Subsequent to Kenya’s Membership to UNESCO in April 7, 1964, the Kenya National Commission for UNESCO (KNATCOM) was established in 1964 as a Department under the then Ministry of Education. The Commission was transformed into a State Corporation on 25th January, 2013 following the enactment of the Kenya National Commission for UNESCO Act 2013.
As a Commission, KNATCOM has a dual mandate of promoting Kenya’s national interests in UNESCO and UNESCO’s international interests in Kenya, regionally and globally. The Commission: promotes collaborations between national and international institutions; promotes knowledge and information sharing; facilitates national and international policy formulation in the fields of education, sciences, culture and communication & information; mobilizes financial, technical and informational resources from UNESCO, among many other functions.
Education transforms lives and is at the heart of UNESCO’s mission to build peace, eradicate poverty and drive sustainable development. UNESCO provides global and regional leadership in education, strengthens education systems worldwide and responds to contemporary global challenges through education. This is founded on a strong view that education is a human right for all throughout life and that access needs be matched by quality. The organization has been entrusted to lead the Global Education 2030 Agenda through Sustainable Development Goal 4.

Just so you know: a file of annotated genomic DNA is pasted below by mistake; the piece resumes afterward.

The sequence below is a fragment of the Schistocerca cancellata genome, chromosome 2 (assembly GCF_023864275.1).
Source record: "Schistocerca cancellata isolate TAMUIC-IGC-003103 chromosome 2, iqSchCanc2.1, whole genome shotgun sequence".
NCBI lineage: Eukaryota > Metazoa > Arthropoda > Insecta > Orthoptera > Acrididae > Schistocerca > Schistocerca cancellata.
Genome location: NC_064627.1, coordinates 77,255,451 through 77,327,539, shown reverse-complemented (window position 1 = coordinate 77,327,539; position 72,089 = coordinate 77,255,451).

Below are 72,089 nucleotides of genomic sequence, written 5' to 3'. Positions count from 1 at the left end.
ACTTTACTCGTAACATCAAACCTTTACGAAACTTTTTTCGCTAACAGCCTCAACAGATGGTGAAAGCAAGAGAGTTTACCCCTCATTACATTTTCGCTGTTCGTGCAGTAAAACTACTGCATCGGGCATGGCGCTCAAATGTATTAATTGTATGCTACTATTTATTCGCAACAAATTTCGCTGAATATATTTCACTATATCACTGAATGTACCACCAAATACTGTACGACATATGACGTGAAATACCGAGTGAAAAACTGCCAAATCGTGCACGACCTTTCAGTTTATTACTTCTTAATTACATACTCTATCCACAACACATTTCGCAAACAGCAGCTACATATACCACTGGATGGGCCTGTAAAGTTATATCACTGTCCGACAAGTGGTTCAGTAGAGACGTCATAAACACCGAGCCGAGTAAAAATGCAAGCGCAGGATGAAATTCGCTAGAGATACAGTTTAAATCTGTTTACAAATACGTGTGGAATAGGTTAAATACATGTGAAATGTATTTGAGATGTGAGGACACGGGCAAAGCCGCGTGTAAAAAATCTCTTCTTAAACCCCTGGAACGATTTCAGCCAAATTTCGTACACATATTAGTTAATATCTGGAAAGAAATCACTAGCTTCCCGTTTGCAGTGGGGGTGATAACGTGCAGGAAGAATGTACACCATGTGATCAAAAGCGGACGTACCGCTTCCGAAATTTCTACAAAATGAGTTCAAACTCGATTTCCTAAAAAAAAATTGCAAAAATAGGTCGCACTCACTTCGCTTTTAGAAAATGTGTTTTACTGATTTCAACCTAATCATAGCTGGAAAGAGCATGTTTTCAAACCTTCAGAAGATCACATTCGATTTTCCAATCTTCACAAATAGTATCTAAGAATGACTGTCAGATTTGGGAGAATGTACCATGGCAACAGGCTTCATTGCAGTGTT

In 2015, the international community, after an unprecedented and inclusive consultation process, endorsed the comprehensive 2030 Agenda for Sustainable Development comprised of 17 Sustainable Development Goals (SDGs). The post 2015 Agenda recognises education as a main driver of development in general and as such considered fundamental for achieving all the other Sustainable Development Goals (SDGs). SDG 4 aims to: “ensure equitable inclusive quality education and lifelong learning opportunities for all”. Additionally, in 2016, the African Union, in the bid to support the new vision for development of the continent (Agenda 2063) and ‘to “create” a new African citizen that can be ‘an effective change agent of this drive’, endorsed the Continental Strategy for Education in Africa 2016-2025 (CESA 16-25). The Strategy is the African response to own the SDGs, and shape and adapt them to the specific needs of the continent, building on lessons learnt from previous education strategies and plans. It aims at “Reorienting Africa’s education and training systems to meet the knowledge, competencies, skills, innovation and creativity required to nurture African core values and promote sustainable development at the national, sub-regional and continental levels.”